The metal loops and buckles need to provide the strength to stand up to the force a large dog can exert. If your dog is constantly in the water, be prepared for rust to develop quite quickly on some metals. As a result you might want to consider a dog collar with high-grade stainless steel.
What do I think is the best large dog collar?
My favourite brand of large dog collars come from Rogue Royalty. Made initially for working dogs in Australia, they now have a world-wide reputation for being the best in class for large dogs. They are not called SupaTuff for nothing!
What other big dog collars are good?
This next collar comes a very close second for me.
Perri's Padded Leather Dog Collar
- Made of natural leather, with lambskin padding on the inside. This means comfort for your dog.
- Heaps of colours to choose from. I’ve selected the blue picture to really show you the comfortable padding on the inside. The black leather has stainless steel metal components, whilst brown leather has brass hardware.
- Made in the USA, so you have that extra reassurance of quality.
==> CLICK BELOW TO GET YOUR PERRI PADDED DOG COLLAR HERE
What if you have a dog that pulls?
If your dog pulls on the lead, you may want to consider a harness. Ideal for large and stronger dogs, this is one of the best on the market.
Babyltrl No-Pull Heavy Duty Dog Harness
- Heavy duty and difficult to tear, due to a unique triangular connection of the straps on the back.
- Sturdy metal rings give two options when out walking. Firstly the front clip discourages pulling. Secondly the clip on the back allows for more relaxed walking.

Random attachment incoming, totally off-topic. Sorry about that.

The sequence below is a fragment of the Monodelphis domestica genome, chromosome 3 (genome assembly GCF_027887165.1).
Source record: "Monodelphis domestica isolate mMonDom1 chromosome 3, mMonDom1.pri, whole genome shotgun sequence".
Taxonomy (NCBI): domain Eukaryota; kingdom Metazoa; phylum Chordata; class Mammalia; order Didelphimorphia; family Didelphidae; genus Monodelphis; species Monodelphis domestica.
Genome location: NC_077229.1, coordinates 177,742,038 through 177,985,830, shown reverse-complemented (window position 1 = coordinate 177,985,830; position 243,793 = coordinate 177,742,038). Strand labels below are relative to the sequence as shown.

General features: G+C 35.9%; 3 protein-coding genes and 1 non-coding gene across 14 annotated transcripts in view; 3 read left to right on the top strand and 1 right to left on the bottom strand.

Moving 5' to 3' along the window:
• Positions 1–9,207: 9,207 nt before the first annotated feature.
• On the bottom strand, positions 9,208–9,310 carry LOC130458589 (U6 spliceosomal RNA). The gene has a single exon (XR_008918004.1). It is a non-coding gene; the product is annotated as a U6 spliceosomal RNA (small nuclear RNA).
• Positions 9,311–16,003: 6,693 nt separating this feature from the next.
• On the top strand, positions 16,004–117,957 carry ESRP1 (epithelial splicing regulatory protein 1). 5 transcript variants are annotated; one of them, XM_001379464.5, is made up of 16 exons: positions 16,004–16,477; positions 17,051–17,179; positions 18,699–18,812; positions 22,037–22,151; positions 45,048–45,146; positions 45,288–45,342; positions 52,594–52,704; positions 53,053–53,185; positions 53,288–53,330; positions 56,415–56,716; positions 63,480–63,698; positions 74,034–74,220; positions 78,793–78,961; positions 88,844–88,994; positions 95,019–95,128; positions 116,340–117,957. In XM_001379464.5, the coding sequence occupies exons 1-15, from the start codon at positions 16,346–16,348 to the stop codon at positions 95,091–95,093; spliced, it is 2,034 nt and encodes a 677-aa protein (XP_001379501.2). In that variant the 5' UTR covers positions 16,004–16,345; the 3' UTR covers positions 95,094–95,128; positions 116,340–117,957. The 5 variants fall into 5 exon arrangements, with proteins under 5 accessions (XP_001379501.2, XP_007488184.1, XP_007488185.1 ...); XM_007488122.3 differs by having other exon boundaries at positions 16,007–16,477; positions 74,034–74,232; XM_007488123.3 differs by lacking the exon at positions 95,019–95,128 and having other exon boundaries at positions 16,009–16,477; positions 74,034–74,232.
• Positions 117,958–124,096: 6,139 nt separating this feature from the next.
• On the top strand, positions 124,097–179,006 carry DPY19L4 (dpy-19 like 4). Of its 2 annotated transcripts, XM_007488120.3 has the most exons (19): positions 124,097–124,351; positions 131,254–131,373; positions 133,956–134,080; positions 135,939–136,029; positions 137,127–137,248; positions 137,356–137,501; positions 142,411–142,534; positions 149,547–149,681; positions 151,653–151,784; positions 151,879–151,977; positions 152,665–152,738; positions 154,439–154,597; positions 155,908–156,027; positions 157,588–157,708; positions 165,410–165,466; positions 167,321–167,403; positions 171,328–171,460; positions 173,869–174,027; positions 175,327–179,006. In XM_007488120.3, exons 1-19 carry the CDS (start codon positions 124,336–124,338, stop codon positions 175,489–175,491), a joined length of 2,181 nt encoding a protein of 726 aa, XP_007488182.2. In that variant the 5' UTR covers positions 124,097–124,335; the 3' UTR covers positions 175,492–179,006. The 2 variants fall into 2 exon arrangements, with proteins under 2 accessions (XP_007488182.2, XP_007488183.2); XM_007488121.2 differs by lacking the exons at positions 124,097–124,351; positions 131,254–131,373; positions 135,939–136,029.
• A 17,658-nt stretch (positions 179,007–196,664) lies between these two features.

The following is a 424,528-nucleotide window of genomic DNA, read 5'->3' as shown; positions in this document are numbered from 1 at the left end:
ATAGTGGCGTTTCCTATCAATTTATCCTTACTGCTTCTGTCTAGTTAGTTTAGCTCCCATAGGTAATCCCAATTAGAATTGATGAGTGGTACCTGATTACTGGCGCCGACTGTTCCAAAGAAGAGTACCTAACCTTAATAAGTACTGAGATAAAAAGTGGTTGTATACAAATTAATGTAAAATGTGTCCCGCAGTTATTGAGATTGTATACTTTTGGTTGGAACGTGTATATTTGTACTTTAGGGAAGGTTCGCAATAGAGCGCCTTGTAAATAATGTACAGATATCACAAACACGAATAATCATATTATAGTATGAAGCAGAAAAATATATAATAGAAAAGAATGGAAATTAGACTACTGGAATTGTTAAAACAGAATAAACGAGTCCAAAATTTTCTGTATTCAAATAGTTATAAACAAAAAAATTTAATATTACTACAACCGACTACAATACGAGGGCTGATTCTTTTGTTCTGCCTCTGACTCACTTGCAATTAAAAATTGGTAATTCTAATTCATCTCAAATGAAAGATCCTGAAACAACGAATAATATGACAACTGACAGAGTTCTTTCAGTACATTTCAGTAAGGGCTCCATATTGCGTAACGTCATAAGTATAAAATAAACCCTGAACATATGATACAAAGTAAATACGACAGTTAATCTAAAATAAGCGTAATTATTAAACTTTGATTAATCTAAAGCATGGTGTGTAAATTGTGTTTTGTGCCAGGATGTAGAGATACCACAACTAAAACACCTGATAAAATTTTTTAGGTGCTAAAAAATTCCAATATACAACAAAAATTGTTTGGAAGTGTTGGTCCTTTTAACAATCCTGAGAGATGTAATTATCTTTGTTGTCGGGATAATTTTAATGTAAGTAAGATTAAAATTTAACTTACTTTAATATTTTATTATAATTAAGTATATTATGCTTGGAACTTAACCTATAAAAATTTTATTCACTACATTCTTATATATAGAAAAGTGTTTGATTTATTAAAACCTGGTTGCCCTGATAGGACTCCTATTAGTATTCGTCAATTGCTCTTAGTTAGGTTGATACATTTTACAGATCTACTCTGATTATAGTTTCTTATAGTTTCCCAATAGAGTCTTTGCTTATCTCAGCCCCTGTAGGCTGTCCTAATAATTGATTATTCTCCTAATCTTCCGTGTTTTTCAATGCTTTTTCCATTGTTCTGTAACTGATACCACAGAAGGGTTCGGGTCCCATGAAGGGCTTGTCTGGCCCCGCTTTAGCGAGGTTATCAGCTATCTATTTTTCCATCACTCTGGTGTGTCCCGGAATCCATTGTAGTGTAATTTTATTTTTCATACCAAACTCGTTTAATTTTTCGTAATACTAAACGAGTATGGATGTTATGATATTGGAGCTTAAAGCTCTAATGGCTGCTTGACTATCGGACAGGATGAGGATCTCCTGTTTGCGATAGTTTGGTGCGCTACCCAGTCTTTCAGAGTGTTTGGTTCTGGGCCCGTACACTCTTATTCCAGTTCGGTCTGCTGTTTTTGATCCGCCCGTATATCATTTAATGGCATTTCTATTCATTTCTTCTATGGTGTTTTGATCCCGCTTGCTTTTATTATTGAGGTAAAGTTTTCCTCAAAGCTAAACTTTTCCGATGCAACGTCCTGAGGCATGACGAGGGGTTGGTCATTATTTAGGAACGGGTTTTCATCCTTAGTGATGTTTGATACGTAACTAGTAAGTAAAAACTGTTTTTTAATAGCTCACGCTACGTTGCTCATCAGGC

- Quick snap buckles means easy hassle-free on and off. Even so, the straps at the chest and neck are fully adjustable. This allows a custom fit for your furry friend.
- The lining is padded and breathable, meaning extra comfort for your dog. In addition it dries quickly after getting wet.
- Reflective patches add an extra safety measure, allowing your dog to be seen more easily at night.
==> CLICK BELOW TO GET YOUR BABYLTRL HARNESS
I want to finish off this article with a couple of pointers for large dog owners.
- Please take care with retractable leashes. I know they are incredibly popular and are one of the best selling types of leashes. However, I’ve witnessed a husky wrapping a leash around a buggy with a toddler, another dog and a lamp post all at once. So I’m not convinced they are such a wise choice for large dogs. The owner had no control, and once the husky started to pull, the locking mechanism wasn’t strong enough to stop the roll-out of the leash.
- There are some great fabric collars out there as well, some of which have embroidered names on. These are fun, colourful and serve a purpose. But being wholly constructed from nylon and plastic, you can expect to have to replace them fairly regularly.
I hope you enjoyed reading this. I welcome your own thoughts and experiences on large dog collars. In particular, I want to hear if you’ve had either really good or really bad experiences with any. It all goes towards helping other dog owners out there, especially if they are new to owning a dog.
Feel free to leave any comments or questions below and I’ll get back to you.
Happy Walkies my friends!